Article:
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### Course: Geometry (all content)>Unit 13

Lesson 10: The law of cosines

# Proof of the law of cosines

Sal gives a simple proof of the Law of cosines. Created by Sal Khan.

## Want to join the conversation?

• Could you explain this using actual values instead of just letters? Like say you were given two sides and an angle?
• Refer to "Trigonometry word problems (part 1)"
• How is the sine of theta squared + the cosine of theta squared equal to one?
• sin x = {opposite side / hypotenuse }
sin^2(x) = [ opposite side / hypotenuse ]^2

cos x = {adjacent side / hypotenuse }
cos^2(x) = [ adjacent side / hypotenuse ]^2

sin^2(x) + cos^2(x) = [ opposite side / hypotenuse ]^2 + [ adjacent side / hypotenuse ]^2
= [ (opposite side)^2 + (adjacent side)^2 ] /( hypotenuse )^2
= (hypotenuse)^2 / (hypotenuse)^2
= 1
• Does anyone have a good link for practice problems for the law of cosines (preferably with the answers) ?
• You can make up your own problems! Cut a triangle out of a piece of paper, measure two sides and an angle, and see how closely you can predict the third side, or measure the three sides and see how closely you can predict the measure of any of the angles.
• how do you know when to use the:
the sine rule
cosine rule
tangent rule.
• Sine rule: When you have all the angles and a side, to calculate the other sides. (If you use it the other way, you will find two possible values for the angles, as sin( 80º ) = sin( 100º ), for example.)
Cosine rule: When you have the three sides and want to calculate an angle, or when you have two sides and an angle, and want to find the third side.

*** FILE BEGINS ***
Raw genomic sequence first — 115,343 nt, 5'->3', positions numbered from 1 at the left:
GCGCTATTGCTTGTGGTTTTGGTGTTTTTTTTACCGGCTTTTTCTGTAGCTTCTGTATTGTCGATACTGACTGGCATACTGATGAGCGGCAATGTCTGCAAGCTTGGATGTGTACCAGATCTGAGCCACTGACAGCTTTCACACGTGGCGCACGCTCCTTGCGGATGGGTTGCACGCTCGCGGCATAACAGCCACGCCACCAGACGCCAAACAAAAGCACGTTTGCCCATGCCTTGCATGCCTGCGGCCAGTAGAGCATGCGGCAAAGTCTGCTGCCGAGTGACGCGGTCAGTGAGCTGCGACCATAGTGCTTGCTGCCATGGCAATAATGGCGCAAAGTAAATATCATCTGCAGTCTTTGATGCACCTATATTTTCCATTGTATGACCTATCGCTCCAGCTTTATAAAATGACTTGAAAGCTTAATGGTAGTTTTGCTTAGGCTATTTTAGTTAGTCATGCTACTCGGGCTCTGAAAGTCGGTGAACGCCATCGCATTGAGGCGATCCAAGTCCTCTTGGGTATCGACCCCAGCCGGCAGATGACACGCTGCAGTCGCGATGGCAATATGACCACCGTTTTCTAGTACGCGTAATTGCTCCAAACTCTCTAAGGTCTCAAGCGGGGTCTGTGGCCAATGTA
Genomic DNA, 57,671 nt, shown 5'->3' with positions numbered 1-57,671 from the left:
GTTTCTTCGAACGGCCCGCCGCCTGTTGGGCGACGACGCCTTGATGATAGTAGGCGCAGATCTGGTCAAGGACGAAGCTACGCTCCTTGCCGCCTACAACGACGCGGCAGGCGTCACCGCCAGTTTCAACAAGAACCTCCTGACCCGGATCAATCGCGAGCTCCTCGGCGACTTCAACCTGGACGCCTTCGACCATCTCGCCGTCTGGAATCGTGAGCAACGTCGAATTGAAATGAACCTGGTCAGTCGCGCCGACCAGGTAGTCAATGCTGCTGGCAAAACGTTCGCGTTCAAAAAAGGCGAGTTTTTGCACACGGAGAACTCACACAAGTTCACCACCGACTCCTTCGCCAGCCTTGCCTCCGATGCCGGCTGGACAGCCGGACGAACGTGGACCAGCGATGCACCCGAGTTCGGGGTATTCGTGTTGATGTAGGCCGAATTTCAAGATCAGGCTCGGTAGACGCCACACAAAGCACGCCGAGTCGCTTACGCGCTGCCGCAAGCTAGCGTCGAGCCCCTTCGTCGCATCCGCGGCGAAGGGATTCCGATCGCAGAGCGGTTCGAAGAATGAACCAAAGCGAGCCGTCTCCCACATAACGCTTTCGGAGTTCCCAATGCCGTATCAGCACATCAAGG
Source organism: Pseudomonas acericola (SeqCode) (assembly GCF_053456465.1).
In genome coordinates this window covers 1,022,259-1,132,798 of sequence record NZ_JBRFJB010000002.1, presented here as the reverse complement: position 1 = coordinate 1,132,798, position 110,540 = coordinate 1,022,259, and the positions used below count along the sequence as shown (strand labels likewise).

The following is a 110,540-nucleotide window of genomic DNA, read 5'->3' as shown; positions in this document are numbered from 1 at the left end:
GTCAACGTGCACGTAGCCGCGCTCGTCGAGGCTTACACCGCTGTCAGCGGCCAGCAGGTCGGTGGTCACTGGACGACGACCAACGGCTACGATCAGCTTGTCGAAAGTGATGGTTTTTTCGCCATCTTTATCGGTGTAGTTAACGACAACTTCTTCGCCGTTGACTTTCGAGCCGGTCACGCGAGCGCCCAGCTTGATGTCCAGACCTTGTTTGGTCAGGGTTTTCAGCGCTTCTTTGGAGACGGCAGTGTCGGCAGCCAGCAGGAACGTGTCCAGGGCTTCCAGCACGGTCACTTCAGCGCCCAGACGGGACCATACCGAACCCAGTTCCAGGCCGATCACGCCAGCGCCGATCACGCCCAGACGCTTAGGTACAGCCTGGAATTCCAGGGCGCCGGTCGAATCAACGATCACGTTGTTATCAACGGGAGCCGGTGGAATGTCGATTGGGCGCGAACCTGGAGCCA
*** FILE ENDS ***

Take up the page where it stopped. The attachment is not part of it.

Tangent rule: When you want to be fancy.
• Why is (at ) it that (c-bcosQ)^2 = c^2 - 2cbcosQ + b^2cos^2Q ? I understand that he multiplied it out but I don't see how he got to that. Can someone please write out the logic?
• ( c - bCosQ ) ^ 2
= (c - bCosQ) x (c - bCosQ)
= (c x c) - (c x bCosQ) - (bCosQ x c) + (bCosQ x bCosQ)
= c^2 - cbCosQ - cbCosQ + b^2Cos^2Q
= c^2 - 2cbCosQ + b^2Cos^2Q
• how do you solve for side "a" if the only measurements you have are angle theta, the angle between sides "b" and "a" (the one from which you dropped the altitude) and the length of side "c"?
• how do you figure out which sides are a,b, and c?
• To solve for a, just use your known sides (doesn't matter which) for b and c, and the angle between them to be theta. Then just plug-and-chug the formula to find your unknown. If you are given three sides and need to solve for the angle, make sure the side you plug in for a is opposite the angle you want to find.
Note that some forms of the law solve for c using angle gamma or some other arrangement. For whatever form you are using, just dump the known sides on one side and solve for the unknown on the other, or put the side opposite the unknown angle by itself and dump the other sides into the rest of the function.
• Could this be applied along with the law of sines to make a law of tangents?
• How do you prove sin^2θ + cos^2θ = 1 ?